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Le Scomunicate de San Valentino (The Sinful Nuns of St. Valentine) (1974): Step on a Crack, Break Your Mother Superior’s Back

Le Scomunicate se San Valentino (The Sinful Nuns of Saint Valentine) (Sergio Grieco, 1974)

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When a problem comes along, you must whip it.

I have to start off by asking how you can begin with a title like The Sinful Nuns of St. Valentine and manage to go so hideously wrong. And yet here I am, having watched Sergio Grieco’s ridiculous attempt at making a nunspolitation flick last night, asking that very question, because The Sinful Nuns of St. Valentine goes so hideously wrong at every turn it could have, resulting in an incoherent mess of a movie that you would do very well to avoid at all costs.

photo credit: Mubi

“So… are you a nun or a lay preacher?”

The main thread of the plot involves Lucita (The Psychic‘s Jenny Tamburi), a novice at the Convent of St. Valentine during the days of the Inquisition. She’s hopelessly in love with Esteban (The House by the Cemetery‘s Paolo Malco), who’s currently being hunted by said Inquisition on suspicion of heresy and the murder of a bishop (which of these two things is more serious depends on which Inquisitor you happen to be talking to at any given time). Lucita’s friend Josefa (When Men Carried Clubs and Women Played Ding-Dong‘s Bruna Beani in one of her final screen appearances) is also a novice, but has a lot more trouble, shall we say, conforming to the rules, which leads to a lot of topless flogging (and some turned-on nuns). On her way to an audience with the abbess (Spirits of the Dead‘s Françoise Prévost), Josefa is murdered, on the same night Lucita and Esteban plan to run away together; when Lucita is found wide awake and dressed in her bed, pretending to be asleep, the Inquisitor in charge of the case (The Godfather‘s Corrado Gaipa) assumes her to be guilty. Oddly, she does not protest her innocence, despite the abbess believing she had nothing to do with it…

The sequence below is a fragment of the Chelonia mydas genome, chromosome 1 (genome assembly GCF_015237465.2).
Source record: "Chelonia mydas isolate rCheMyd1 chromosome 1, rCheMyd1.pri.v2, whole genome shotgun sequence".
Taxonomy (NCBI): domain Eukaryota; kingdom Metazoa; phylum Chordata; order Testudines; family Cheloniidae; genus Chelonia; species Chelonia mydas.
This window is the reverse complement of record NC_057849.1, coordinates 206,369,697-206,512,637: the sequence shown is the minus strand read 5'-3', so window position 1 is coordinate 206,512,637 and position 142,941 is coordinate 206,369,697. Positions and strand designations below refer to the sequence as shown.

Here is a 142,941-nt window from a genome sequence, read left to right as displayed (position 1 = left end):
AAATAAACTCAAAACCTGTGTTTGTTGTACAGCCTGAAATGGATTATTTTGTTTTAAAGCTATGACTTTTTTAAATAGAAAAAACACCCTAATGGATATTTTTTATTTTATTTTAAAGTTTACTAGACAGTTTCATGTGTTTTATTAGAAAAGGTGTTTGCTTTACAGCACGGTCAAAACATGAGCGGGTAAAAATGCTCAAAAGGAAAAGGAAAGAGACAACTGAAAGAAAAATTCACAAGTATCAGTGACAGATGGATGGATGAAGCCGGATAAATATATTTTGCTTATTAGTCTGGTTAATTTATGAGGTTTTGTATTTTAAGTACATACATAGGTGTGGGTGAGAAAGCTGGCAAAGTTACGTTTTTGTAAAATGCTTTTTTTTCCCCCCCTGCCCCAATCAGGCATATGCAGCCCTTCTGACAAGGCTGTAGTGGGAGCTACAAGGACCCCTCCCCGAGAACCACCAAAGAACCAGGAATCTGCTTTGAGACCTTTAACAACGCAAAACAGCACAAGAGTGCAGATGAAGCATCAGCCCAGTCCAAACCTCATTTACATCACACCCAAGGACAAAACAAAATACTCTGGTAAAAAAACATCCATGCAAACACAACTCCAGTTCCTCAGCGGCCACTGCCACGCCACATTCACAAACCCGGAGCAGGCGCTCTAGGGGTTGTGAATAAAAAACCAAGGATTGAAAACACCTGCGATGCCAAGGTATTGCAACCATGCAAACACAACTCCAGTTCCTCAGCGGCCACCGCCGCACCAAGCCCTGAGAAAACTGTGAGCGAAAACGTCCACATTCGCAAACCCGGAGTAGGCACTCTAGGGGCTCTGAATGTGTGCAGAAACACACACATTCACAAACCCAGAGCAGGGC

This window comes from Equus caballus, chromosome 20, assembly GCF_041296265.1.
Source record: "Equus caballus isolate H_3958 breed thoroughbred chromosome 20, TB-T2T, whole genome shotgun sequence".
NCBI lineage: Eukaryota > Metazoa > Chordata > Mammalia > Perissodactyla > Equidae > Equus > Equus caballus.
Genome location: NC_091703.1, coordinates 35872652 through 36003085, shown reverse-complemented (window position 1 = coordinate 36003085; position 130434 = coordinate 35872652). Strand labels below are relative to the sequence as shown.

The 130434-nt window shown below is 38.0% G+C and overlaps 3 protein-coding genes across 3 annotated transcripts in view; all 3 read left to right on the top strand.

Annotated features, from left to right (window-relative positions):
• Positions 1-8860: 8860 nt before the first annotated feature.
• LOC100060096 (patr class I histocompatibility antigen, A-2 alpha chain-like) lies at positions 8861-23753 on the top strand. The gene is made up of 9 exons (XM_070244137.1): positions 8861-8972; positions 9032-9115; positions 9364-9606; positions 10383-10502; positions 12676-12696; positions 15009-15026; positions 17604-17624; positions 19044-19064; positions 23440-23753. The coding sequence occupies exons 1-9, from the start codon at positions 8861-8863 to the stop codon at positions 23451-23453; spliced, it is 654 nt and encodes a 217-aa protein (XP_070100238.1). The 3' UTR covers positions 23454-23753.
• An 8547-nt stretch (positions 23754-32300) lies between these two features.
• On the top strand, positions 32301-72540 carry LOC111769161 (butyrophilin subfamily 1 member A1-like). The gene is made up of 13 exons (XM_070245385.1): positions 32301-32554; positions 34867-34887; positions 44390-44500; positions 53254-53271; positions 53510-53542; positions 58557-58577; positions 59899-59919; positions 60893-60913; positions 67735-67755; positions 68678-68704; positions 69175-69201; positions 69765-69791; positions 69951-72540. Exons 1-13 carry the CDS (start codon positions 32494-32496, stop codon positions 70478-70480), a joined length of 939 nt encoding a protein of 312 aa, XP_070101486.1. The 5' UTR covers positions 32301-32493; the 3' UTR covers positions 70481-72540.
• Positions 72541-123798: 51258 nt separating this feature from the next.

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“Oh, you lost a jellybean? Let me get that for you…”

…none of which actually makes one bit of difference considering none of it actually goes anywhere. Character motivations are subject to the whim of Grieco (who also wrote, “loosely inspired by a drama by Victor Hugo”, we’re told) rather than any attempt at continuity; these characters are nothing more than plot devices, and Grieco makes no pretensions to anything more. That’s the main problem with this movie; one can’t get invested enough in the characters to care once things start going really off the rails in the final half-hour; it’s impossible to even hint at the events of same, but I think they’re meant to inspire horror, and instead we get nothing so much as mild amusement. *

Clip, because I couldn’t find a trailer. Engsubs!

About Robert "Goat" Beveridge

Media critic (amateur, semi-pro, and for one brief shining moment in 2000 pro) since 1986. Guy behind noise/powerelectronics band XTerminal (after many small stints in jazz, rock, and metal bands). Known for being tactless but honest.

One response »

  1. Pingback: L’Altro Inferno (The Other Hell) (1981): …Is Where You Are When You’re Done Watching This | Popcorn for Breakfast

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